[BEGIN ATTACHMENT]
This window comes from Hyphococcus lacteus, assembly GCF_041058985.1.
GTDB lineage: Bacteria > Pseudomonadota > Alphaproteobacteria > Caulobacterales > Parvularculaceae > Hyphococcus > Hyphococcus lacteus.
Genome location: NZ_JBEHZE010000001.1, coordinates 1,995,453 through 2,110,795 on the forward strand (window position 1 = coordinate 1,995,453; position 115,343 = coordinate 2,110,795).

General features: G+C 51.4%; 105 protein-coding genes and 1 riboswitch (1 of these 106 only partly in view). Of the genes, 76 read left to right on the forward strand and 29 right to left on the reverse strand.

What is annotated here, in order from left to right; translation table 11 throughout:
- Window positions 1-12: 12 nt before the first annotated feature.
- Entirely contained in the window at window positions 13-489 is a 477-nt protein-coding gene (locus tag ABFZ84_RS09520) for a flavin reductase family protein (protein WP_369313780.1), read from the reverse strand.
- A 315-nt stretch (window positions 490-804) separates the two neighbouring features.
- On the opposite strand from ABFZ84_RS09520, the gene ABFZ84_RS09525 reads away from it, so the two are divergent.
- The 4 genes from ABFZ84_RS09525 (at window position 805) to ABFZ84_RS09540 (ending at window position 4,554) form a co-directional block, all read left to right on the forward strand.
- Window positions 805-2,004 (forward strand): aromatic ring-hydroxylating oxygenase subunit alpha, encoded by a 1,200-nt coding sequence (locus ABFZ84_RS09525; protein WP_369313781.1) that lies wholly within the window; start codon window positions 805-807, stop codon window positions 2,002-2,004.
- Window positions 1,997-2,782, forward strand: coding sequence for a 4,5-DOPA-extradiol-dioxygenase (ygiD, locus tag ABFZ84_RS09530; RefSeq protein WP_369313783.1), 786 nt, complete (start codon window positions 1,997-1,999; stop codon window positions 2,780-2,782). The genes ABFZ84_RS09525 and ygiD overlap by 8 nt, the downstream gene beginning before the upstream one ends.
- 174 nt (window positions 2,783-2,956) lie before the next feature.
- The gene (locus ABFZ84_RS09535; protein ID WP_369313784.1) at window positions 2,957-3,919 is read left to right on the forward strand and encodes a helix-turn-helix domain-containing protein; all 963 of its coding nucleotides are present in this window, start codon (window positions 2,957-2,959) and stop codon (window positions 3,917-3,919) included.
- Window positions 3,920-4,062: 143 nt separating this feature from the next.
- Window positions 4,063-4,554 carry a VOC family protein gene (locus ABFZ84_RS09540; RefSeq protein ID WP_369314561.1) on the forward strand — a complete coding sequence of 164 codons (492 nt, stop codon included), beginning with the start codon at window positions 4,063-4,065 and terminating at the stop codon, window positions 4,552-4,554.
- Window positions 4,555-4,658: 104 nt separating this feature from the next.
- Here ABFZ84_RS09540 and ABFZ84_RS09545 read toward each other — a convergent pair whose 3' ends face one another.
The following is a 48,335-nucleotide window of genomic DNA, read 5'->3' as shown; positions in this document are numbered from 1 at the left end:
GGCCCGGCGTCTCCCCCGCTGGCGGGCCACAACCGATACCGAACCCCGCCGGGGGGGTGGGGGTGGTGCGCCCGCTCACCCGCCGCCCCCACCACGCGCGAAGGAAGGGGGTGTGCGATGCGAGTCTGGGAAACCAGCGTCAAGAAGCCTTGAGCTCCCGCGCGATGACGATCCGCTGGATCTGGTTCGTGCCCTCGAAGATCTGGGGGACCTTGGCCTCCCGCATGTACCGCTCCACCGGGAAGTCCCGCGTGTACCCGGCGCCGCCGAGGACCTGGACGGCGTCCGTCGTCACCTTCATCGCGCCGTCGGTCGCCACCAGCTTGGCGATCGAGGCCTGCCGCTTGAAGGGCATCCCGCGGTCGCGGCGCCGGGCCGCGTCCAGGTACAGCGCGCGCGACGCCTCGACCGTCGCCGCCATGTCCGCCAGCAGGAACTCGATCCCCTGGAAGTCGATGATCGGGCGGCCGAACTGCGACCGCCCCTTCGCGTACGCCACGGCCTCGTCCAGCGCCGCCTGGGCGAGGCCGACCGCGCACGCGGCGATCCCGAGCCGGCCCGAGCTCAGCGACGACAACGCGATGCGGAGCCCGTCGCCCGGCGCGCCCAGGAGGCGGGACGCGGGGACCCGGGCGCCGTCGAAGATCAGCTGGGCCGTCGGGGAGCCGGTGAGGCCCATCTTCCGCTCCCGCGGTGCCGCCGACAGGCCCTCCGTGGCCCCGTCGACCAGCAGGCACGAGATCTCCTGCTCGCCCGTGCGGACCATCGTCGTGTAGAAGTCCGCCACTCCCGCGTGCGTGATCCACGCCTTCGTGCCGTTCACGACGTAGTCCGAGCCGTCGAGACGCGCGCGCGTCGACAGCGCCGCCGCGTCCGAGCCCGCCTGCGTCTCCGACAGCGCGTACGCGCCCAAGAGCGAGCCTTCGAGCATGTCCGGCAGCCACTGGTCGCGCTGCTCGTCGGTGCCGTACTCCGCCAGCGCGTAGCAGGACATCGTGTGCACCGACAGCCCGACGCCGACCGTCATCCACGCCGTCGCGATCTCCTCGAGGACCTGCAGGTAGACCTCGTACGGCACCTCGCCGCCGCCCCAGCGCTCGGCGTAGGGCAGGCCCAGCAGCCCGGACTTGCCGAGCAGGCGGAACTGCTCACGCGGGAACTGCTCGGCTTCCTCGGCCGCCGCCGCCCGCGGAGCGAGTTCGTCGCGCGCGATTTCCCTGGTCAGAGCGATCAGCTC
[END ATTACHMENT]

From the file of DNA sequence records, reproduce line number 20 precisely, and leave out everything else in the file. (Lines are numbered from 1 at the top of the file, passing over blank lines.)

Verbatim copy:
GGCCCGGCGTCTCCCCCGCTGGCGGGCCACAACCGATACCGAACCCCGCCGGGGGGGTGGGGGTGGTGCGCCCGCTCACCCGCCGCCCCCACCACGCGCGAAGGAAGGGGGTGTGCGATGCGAGTCTGGGAAACCAGCGTCAAGAAGCCTTGAGCTCCCGCGCGATGACGATCCGCTGGATCTGGTTCGTGCCCTCGAAGATCTGGGGGACCTTGGCCTCCCGCATGTACCGCTCCACCGGGAAGTCCCGCGTGTACCCGGCGCCGCCGAGGACCTGGACGGCGTCCGTCGTCACCTTCATCGCGCCGTCGGTCGCCACCAGCTTGGCGATCGAGGCCTGCCGCTTGAAGGGCATCCCGCGGTCGCGGCGCCGGGCCGCGTCCAGGTACAGCGCGCGCGACGCCTCGACCGTCGCCGCCATGTCCGCCAGCAGGAACTCGATCCCCTGGAAGTCGATGATCGGGCGGCCGAACTGCGACCGCCCCTTCGCGTACGCCACGGCCTCGTCCAGCGCCGCCTGGGCGAGGCCGACCGCGCACGCGGCGATCCCGAGCCGGCCCGAGCTCAGCGACGACAACGCGATGCGGAGCCCGTCGCCCGGCGCGCCCAGGAGGCGGGACGCGGGGACCCGGGCGCCGTCGAAGATCAGCTGGGCCGTCGGGGAGCCGGTGAGGCCCATCTTCCGCTCCCGCGGTGCCGCCGACAGGCCCTCCGTGGCCCCGTCGACCAGCAGGCACGAGATCTCCTGCTCGCCCGTGCGGACCATCGTCGTGTAGAAGTCCGCCACTCCCGCGTGCGTGATCCACGCCTTCGTGCCGTTCACGACGTAGTCCGAGCCGTCGAGACGCGCGCGCGTCGACAGCGCCGCCGCGTCCGAGCCCGCCTGCGTCTCCGACAGCGCGTACGCGCCCAAGAGCGAGCCTTCGAGCATGTCCGGCAGCCACTGGTCGCGCTGCTCGTCGGTGCCGTACTCCGCCAGCGCGTAGCAGGACATCGTGTGCACCGACAGCCCGACGCCGACCGTCATCCACGCCGTCGCGATCTCCTCGAGGACCTGCAGGTAGACCTCGTACGGCACCTCGCCGCCGCCCCAGCGCTCGGCGTAGGGCAGGCCCAGCAGCCCGGACTTGCCGAGCAGGCGGAACTGCTCACGCGGGAACTGCTCGGCTTCCTCGGCCGCCGCCGCCCGCGGAGCGAGTTCGTCGCGCGCGATTTCCCTGGTCAGAGCGATCAGCTC